I had seen this stand of white trilliums (Trillium grandiflorum) from along the highway for a couple of years now. Yesterday, I decided to brave the traffic and hauled my camera and tripod out to capture these.
Granted, the landscape leaves a lot to be desired, but I tried to convey the sheer number of these flowers. Here's a more up-close shot:
According to one web site, Trilliums spread very slowly by underground root stocks, and the seed produced creates new plants even more slowly. From a planted seed, it takes approximately five to nine years for a Trillium grandiflorum plant to bloom. So when you see a massive drift of these in spring, you know you're looking at a bunch of plants that are at least a decade old, probably much older.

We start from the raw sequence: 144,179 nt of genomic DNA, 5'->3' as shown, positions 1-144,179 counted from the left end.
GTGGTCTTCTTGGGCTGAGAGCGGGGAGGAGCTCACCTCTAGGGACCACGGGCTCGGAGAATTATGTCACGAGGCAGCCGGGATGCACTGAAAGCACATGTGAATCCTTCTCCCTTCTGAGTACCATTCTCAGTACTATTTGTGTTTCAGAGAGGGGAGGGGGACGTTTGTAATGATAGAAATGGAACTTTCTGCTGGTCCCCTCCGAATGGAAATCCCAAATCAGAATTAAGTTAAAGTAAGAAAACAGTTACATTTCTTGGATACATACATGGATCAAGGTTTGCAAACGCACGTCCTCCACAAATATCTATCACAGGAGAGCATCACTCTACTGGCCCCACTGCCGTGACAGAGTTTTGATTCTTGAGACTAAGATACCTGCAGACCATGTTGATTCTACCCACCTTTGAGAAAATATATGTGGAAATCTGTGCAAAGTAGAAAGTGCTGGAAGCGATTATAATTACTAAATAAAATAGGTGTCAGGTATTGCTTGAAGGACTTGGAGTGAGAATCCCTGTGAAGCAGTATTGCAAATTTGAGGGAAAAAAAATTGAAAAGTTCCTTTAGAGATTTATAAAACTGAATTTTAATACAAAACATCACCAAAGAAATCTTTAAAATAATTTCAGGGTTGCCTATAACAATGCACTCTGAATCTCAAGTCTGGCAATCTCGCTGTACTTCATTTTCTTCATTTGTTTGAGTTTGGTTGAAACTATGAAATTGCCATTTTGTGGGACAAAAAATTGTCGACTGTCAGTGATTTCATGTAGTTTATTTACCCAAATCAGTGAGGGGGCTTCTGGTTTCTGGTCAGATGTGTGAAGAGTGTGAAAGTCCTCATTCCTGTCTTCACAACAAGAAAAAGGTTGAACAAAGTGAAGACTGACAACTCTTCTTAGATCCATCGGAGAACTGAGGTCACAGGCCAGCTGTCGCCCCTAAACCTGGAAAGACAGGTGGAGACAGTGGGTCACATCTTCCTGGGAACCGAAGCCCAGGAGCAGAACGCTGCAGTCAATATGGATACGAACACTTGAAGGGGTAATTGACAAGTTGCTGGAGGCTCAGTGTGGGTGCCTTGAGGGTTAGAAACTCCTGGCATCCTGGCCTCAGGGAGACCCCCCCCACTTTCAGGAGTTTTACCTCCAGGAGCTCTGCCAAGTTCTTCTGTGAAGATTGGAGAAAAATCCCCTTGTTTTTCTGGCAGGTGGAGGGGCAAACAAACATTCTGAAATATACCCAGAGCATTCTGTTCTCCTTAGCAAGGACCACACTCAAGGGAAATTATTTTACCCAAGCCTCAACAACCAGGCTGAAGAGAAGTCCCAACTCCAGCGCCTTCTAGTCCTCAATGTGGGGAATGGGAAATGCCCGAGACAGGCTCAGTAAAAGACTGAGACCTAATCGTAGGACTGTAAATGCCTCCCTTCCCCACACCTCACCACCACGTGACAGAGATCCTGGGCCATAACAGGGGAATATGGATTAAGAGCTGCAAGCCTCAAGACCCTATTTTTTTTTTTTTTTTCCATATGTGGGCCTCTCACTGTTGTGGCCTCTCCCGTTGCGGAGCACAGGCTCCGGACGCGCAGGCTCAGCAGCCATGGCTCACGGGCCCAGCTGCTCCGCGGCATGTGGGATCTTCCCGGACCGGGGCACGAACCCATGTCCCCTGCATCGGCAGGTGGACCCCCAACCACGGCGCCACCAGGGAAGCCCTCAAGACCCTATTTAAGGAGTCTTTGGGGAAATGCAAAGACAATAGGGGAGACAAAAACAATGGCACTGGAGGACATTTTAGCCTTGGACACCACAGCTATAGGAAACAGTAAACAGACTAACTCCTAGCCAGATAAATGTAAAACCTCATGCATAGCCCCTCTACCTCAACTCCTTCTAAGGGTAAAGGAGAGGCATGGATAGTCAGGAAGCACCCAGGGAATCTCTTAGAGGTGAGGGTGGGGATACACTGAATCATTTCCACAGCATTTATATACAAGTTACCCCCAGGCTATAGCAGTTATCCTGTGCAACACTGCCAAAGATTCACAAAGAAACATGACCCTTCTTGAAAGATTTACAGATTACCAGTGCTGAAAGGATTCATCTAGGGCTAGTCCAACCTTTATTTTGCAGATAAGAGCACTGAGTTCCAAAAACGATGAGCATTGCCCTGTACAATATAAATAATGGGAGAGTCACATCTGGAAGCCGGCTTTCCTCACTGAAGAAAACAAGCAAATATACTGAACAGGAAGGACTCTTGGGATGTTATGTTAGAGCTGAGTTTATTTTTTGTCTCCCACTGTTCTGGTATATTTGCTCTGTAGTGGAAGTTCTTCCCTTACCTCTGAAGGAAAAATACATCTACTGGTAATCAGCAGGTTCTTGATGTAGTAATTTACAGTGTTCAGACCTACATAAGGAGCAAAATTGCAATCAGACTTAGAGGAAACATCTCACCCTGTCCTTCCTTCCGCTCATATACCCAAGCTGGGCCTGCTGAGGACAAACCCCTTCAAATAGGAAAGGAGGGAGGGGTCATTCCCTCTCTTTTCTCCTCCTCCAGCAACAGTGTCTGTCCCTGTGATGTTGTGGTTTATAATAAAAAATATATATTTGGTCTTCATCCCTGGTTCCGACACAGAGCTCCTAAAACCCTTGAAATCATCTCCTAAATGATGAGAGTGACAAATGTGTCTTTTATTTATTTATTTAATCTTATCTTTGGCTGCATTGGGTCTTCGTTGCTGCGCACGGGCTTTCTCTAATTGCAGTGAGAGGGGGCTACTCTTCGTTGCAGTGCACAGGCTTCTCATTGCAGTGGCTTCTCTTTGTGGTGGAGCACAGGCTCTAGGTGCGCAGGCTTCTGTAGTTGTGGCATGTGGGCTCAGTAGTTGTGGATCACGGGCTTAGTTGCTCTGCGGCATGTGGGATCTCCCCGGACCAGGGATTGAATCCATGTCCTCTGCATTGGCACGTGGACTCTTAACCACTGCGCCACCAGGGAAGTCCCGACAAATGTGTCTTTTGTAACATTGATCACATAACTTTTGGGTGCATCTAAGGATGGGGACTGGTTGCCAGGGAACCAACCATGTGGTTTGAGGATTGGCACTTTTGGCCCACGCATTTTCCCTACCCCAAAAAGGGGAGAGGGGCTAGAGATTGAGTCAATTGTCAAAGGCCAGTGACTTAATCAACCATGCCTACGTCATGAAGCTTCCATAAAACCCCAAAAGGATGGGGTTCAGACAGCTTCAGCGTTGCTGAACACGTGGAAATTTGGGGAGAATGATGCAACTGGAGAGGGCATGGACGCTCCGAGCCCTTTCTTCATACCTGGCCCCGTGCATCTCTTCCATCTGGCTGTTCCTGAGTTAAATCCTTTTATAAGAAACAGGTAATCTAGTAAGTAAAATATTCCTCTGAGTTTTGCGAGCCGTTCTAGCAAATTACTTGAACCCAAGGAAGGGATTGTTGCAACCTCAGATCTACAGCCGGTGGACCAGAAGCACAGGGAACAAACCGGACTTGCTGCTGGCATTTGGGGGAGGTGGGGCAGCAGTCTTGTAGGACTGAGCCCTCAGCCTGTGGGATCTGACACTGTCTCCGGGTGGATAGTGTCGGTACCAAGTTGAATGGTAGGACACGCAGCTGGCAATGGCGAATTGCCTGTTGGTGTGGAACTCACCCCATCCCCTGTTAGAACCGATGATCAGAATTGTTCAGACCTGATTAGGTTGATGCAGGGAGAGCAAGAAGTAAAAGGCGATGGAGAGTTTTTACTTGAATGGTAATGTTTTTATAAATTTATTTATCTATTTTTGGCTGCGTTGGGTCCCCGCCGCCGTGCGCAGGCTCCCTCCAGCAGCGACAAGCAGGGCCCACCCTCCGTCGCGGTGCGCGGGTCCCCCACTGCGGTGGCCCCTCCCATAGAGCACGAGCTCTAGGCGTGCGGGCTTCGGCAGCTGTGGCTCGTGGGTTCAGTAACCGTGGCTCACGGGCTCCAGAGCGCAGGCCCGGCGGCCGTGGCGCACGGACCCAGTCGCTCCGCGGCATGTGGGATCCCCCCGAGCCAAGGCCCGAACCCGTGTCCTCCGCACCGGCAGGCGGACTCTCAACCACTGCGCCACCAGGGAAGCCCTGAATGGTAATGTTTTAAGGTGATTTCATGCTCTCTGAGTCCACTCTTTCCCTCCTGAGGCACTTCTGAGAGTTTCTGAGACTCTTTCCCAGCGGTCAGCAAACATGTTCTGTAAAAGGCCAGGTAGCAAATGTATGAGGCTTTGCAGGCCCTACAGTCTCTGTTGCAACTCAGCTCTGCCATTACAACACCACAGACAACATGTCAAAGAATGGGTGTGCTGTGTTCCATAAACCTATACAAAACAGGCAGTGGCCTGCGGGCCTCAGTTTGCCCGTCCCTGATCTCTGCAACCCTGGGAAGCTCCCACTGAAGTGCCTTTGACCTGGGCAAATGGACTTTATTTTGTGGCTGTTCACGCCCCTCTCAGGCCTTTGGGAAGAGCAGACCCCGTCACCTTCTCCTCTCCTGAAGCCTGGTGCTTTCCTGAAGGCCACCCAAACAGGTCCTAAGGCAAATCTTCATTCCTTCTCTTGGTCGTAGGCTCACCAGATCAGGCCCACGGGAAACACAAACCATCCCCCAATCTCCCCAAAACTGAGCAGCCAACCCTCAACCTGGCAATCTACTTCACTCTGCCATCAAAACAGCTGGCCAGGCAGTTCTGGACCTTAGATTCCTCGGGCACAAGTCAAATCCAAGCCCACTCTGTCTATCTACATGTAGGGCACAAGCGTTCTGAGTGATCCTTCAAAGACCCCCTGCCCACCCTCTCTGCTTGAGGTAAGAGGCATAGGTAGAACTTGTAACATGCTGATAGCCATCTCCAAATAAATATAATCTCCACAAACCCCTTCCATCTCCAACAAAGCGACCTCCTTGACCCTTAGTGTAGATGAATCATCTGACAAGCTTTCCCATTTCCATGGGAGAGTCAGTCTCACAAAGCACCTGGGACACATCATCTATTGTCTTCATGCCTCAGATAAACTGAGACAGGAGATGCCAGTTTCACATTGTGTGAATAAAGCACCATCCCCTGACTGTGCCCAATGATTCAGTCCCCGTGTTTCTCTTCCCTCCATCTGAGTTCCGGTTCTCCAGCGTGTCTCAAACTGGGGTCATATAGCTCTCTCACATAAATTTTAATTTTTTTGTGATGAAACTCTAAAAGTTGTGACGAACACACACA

Obviously, this stand has been lumbered (at the least), but it's nice to see that such a large growth of Trilliums have escaped the bulldozer.
Wednesday, May 2, 2018
Trillium signs the likes of which even god has not seen
Labels: flora, flowers, Morgantown, photography, wildflowers
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